MFA blurb: First-time director Mergault adopts a light touch here, but the delicacy with which she charts the relationship between Aymé and Elena can’t cover up the larger, darker reality to which the film is referring: the continuing imbalance between the “two Europes,” and the social consequences of that imbalance. (Description adapted from the Film Society at Lincoln Center.)
From this, I was expecting a much darker film than the one I actually saw -- but I'm glad I got the light film I did.
Okay, I could do without the vegetarian joke at the beginning, but I'll live.
Aymé: "Women do things men can't -- housework, laundry..."
Aymé: "I know, I'm in shock, but for when I'm less shocked."
He could easily have come off as a v. unlikeable, but instead we go along with the idea that his marriage was not one of love, and he's a pragmatist and not a romantic, and he's v. much not connected to the mainstream culture, and he's not malicious so we just go along with it.
Aymé: "Fly there? I thought I'd take the train -- it's longer, but less high."
I like how Elena adjust her performance to fit what Aymé is looking for -- which, okay, sounds manipulative, but really it shows her as pragmatic and places her in contrast to the woman who is just aghast at who he is. (In retrospect, it's troubling how these desperate Romanian women are not just all v. attractive but also so v. shallow -- though this could also be taken as a critique on how effectively the West has exported its ideal and the tragedy of how that has been internalized by people for whom attainment is basically impossible.)
Elena: "You'll wake Gaby."
Her sister?: "So what? She'll know her mother's gone."
This is possibly the most hard-hitting moment of the entire film. (That she has a child is a complete surprise to the audience.)
Aymé: "Gardenia. Nia means nothing. But I'll guard it anyway."
V. moving scene. And I like that he reacts kindly.
Elena: "Silly? Why?"
Aymé: "If you did, you wouldn't be here."
Sidenote: Interesting all the lies (including lies of omission) in this film and how kindly most of them are played. Aymé doesn't find out that Elena has a daughter. Aymé and Elena are almost incapable of telling each other their mutual feelings. Aymé says he's going to Germany, and that Elena is an intern (sidenote: v. v. smart on his part, crafting that lie in advance and sending a letter, plus lying to the "Love for a Day, Love Forever" woman -- I'm unsure as to whether this is too clever and thus in need of handwaving), and his friend picks up the photos and finds out almost by accident that they are of Romania and lies to cover Aymé (and he gives Aymé a sly nod to the fact that he knows -- and the "we'll never go" re: the moon is rather poignant, actually) and so on.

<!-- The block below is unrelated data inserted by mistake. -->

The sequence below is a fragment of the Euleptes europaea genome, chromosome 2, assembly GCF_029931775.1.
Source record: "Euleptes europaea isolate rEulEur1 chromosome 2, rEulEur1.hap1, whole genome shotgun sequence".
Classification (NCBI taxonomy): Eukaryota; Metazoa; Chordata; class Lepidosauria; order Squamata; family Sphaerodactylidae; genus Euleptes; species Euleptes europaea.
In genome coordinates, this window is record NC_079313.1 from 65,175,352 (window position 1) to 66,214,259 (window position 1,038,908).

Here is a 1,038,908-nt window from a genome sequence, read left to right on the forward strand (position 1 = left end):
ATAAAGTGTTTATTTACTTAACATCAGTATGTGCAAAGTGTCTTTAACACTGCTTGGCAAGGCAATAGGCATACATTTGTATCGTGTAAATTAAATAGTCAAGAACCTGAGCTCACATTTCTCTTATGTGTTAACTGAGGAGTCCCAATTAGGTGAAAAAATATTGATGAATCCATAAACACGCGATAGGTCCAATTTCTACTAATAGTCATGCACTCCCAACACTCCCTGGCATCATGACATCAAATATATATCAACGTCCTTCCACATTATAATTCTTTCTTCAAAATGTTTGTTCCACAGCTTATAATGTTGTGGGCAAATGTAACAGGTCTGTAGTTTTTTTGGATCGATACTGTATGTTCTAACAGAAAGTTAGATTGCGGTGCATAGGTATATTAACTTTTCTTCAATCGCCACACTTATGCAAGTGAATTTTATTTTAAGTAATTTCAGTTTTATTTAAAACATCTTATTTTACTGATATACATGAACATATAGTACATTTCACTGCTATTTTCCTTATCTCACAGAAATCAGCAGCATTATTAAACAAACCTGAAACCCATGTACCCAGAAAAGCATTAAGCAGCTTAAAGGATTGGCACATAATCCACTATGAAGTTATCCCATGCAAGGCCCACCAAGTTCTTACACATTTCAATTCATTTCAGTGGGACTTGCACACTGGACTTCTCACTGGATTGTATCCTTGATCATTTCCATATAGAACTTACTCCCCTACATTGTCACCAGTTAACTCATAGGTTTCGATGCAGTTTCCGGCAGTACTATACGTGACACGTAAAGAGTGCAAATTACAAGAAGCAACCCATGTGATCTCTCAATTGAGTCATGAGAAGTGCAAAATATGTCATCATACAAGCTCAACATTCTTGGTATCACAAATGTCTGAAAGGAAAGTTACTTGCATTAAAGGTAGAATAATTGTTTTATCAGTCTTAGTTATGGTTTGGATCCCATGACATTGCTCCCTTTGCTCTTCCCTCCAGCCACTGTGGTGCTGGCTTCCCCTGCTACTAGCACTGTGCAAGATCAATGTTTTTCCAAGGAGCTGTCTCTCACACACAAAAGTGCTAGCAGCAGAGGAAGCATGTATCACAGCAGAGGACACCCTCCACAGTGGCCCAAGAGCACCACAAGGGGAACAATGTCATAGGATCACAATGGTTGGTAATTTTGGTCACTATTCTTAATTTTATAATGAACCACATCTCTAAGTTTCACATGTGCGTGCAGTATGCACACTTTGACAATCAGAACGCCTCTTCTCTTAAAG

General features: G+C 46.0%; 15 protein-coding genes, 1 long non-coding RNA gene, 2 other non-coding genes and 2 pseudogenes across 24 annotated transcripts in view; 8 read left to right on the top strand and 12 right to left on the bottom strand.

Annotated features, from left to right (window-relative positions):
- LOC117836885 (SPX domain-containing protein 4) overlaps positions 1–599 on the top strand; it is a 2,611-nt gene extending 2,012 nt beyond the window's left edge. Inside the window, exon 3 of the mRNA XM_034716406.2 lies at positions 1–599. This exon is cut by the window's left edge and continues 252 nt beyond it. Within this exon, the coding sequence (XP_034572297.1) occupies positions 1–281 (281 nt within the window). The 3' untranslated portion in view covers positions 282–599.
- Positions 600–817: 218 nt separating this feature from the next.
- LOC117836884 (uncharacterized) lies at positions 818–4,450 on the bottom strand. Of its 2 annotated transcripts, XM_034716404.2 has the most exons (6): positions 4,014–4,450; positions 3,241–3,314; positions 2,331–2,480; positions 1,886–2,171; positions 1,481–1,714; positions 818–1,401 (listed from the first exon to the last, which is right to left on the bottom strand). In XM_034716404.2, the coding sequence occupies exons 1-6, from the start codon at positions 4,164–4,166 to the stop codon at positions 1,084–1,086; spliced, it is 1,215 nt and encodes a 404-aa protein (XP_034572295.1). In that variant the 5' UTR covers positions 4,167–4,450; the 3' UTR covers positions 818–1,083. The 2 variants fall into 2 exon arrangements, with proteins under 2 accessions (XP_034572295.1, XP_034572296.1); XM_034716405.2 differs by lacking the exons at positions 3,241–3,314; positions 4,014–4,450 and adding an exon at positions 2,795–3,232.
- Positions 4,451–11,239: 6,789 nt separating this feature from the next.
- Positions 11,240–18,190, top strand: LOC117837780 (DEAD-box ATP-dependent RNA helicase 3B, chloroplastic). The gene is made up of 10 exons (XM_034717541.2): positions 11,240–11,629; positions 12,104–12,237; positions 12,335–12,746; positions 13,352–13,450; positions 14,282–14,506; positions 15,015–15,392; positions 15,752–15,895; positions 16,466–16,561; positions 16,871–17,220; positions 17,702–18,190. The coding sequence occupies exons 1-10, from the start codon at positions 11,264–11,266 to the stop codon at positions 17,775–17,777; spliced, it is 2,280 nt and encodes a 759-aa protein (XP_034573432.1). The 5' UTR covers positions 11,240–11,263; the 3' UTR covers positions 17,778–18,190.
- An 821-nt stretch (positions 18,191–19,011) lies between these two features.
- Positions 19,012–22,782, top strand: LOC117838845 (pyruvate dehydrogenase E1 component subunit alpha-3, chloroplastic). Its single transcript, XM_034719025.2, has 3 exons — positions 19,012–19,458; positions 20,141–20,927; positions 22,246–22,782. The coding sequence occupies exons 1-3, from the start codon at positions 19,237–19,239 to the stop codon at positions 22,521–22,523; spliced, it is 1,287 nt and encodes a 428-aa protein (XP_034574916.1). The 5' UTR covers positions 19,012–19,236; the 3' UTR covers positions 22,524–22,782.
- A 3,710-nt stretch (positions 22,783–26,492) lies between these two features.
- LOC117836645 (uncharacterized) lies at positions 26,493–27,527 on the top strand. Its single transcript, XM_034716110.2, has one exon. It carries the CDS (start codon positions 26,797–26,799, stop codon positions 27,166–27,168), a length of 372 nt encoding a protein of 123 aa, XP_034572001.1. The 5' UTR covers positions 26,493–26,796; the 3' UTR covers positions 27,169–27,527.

Him falling in love with her reminded me of When I'm 64 [Which I still need to post about. I am obscenely behind, I know.]
Aymé: "If you belong to no one, you belong to everyone."
Aymé: "Waiting in my bed so perfect... like the foreigner was me... "
I really liked that. Felt v. accurate. "Like sunshine" felt excessive, but I did like "How could anyone pity you? You even light up the night." -- and the sunshine comparison does feel right, thinking about it now.
Also: Interesting how she keeps trying to entice him into bed (because without a marriage she isn't safe) but she doesn't want to be interpreted as a whore (one wonders where her daughter came from -- and it occurs to me that he may read her as a virgin... when he isn't reading her as a whore, of course, but I think really "tart" is what he's thinking and he's worried about her, worried that one of the guys will take advantage of her).
Elena: "I didn't mean to give slap."
Aymé: "This ring is just a simple ring. Only you can make it an engagement ring."
I love that. Though of course then he goes too far with "It's up to you to make this an engagement ring" and we're glad he never gets to say it.
He withdraws 15,650 euros. He was paying her 500/month, for comparison.
"12 - 3 - 5... day you bring me here."
I was assuming she was thanking him just because she was feeling so grateful and he was there, but awww.
Aymé: "dance school with little rats"
My brain totally went to a Disney Cinderella place, but when I realized how Elena would have interpreted it (coming from poverty).... ohhh.
Gaby: "What's 'winning the trifecta'?"
Elena: "Winning the trifecta... is when someone loves you very much"
Love that moment.
It's interesting, if he had tried to give her the engagement ring, I'm sure she would have taken it the wrong way and there would have been all sorts of angst and miscommunication about whether he was doing this out of noblesse oblige or whatever, but him giving her money and not taking any credit for it, and letting her use it to leave him (and you know when he yelled at her at the airport it's because he knew it would be best for her to go home -- that if she stayed she would soon be unhappy again) shows her he really loves her (la la la, "If you love someone, let them go....")
I love how he takes that in stride. And nice touch with Elena substituting Gaby in her usual place meeting Aymé in the field seamlessly reinserting herself as well as inserting Gaby.